Being risk savvy and commercially aware is the equivalent of ‘leaning in’ for today’s in-house lawyer. Can one do this and retain the mantle of professionalism? Or rather, how can one do that? That is the central concern of our book, In-House Lawyers’ Ethics: Institutional Logics, Legal Risk and the Tournament of Influence. We interviewed …
There are some interesting comments highlighted in a story on Legal Futures this month by the president of the Solicitors Disciplinary Tribunal (SDT) regarding a BSB consultation. ‘The SDT will remain the master of its own destiny in this debate. Its membership will do what it believes to be right in a rational, informed, evidence-based manner.
For some time, I have known how I would start my inevitable blogpost about Leigh Day’s disciplinary hearing. Win or lose, I would want to state unequivocally my prior belief, my starting point. That starting point is best indicated by what I told a legal magazine when asked three years ago which lawyer I most …
A casual tweet of mine about the Oxford stabbing story gained unusual prominence (for a tweet of mine) and most of the people I have bumped into have wanted to talk about it.
Deloitte’s 2016 report [Developing legal talent: Stepping into the future law firm] has garnered some attention for suggesting a ‘tipping point’ is coming to the legal profession as early as 2020. In truth, as interesting as the report is, it has not really produced new evidence to support the claim that, ‘[Legal services businesses] will …
Lord Neuberger (pictured), in a recent short speech, provides some interesting insights in to the problematic world of legal advice privilege (LAP), but he does so with one eye closed. Let me explain.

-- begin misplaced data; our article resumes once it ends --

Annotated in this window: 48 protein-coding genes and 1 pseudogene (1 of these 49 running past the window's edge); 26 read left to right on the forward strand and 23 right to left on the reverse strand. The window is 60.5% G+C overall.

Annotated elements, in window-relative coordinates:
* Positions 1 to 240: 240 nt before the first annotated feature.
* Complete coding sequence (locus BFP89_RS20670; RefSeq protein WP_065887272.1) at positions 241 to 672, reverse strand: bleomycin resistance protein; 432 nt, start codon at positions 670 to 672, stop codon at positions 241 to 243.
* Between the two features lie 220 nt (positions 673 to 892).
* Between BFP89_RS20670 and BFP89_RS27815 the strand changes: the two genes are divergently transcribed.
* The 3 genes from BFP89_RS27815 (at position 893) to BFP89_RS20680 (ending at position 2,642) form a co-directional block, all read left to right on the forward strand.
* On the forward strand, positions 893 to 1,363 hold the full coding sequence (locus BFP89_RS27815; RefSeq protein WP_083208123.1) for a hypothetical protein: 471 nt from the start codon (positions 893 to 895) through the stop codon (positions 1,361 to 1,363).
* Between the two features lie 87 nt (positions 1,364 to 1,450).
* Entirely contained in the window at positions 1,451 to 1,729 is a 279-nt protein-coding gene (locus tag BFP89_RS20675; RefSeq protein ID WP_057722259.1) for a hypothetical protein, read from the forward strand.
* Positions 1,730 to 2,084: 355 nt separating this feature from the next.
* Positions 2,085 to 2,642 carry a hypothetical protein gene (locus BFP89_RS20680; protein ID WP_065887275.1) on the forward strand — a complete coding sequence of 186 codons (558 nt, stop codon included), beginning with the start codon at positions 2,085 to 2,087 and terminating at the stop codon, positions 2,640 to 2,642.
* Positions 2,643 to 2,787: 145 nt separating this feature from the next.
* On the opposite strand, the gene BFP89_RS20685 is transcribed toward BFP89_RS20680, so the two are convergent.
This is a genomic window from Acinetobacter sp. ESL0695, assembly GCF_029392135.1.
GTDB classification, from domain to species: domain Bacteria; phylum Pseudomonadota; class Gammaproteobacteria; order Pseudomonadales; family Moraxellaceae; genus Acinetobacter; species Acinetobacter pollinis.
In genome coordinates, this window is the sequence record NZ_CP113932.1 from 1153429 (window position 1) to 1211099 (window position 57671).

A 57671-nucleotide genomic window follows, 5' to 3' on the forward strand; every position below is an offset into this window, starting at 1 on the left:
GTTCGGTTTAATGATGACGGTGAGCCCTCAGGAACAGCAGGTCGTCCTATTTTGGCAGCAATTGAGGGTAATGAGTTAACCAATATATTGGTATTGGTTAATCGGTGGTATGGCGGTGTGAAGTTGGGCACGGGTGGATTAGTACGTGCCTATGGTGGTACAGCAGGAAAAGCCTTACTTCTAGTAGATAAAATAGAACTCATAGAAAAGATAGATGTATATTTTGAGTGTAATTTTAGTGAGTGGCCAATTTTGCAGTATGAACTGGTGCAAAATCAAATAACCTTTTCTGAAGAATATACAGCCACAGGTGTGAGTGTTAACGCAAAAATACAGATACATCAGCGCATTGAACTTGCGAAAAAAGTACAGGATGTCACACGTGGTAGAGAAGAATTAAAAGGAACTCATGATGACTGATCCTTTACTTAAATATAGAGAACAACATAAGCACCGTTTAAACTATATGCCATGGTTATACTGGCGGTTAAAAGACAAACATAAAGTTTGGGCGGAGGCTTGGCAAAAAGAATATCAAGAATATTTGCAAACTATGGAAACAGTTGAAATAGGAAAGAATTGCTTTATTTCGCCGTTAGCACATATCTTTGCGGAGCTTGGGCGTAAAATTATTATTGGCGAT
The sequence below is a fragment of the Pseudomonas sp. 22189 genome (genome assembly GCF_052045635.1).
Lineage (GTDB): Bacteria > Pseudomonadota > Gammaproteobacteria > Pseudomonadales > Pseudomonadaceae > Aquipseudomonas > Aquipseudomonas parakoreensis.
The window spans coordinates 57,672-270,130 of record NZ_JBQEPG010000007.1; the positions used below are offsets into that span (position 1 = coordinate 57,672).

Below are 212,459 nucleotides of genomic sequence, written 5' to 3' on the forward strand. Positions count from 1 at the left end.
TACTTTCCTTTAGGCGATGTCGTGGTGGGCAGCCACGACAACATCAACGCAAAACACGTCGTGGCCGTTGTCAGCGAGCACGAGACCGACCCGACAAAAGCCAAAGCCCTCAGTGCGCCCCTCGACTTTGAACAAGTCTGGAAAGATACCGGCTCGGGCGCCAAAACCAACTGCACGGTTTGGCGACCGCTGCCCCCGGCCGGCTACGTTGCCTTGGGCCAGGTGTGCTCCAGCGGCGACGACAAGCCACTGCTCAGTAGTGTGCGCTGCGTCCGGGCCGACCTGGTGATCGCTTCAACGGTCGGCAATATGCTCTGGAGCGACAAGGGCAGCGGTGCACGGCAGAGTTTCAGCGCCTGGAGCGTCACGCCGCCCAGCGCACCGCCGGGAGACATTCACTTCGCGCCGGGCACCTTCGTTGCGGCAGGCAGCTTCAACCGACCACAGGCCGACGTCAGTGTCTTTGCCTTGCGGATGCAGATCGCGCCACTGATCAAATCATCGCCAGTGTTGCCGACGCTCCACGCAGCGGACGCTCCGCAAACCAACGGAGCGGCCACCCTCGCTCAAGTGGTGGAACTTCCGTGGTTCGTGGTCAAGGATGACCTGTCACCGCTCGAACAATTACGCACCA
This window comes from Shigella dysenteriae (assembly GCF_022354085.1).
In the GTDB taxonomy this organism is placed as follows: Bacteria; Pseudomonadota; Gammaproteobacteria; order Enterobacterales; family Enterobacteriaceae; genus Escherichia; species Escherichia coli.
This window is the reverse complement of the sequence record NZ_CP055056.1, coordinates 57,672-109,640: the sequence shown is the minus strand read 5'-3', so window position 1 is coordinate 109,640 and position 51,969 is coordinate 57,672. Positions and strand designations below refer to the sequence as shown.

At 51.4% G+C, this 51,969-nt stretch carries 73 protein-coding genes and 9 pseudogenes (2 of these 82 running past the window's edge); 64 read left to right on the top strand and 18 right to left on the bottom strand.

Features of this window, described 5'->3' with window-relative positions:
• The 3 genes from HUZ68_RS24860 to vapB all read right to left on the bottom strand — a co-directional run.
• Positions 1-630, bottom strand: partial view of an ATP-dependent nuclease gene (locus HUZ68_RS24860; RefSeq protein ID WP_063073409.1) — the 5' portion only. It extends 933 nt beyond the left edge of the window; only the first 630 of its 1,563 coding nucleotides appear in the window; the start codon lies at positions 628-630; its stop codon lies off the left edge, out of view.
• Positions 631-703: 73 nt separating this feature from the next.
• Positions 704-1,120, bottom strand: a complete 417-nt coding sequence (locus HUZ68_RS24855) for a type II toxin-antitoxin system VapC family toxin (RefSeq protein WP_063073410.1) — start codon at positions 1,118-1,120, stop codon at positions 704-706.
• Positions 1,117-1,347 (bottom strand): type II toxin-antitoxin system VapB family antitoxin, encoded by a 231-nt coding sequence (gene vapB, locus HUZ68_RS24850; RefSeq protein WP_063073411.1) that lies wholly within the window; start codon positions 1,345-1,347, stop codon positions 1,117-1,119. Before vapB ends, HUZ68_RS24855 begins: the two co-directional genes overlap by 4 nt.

This response to the Solicitors Regulation Authority’s (SRA) Consultation on training tomorrow’s solicitors is a personal one. I am afraid this will not make a great deal of sense to those of you not familiar with the proposals, my apologies in advance.
Those of you who follow my work closely (*hello mum and dad*) will observe that I am a cautious proponent of innovation but – because the day job demands it and because it is interesting – I also spend some time talking and writing about the ethics of innovation.
Two quotes on legal professional privilege caught my eye this week. First this from two lawyers at Herbert Smith Freehills (HSF) about the decision in Property Alliance Group Limited v The Royal Bank of Scotland.
Steven Vaughan and Claire Coe have conducted a study of senior commercial lawyers for – but independent of – the Solicitors Regulation Authority. The study concentrated on ‘high impact’ [i.e. high risk in SRA terms] commercial firms working.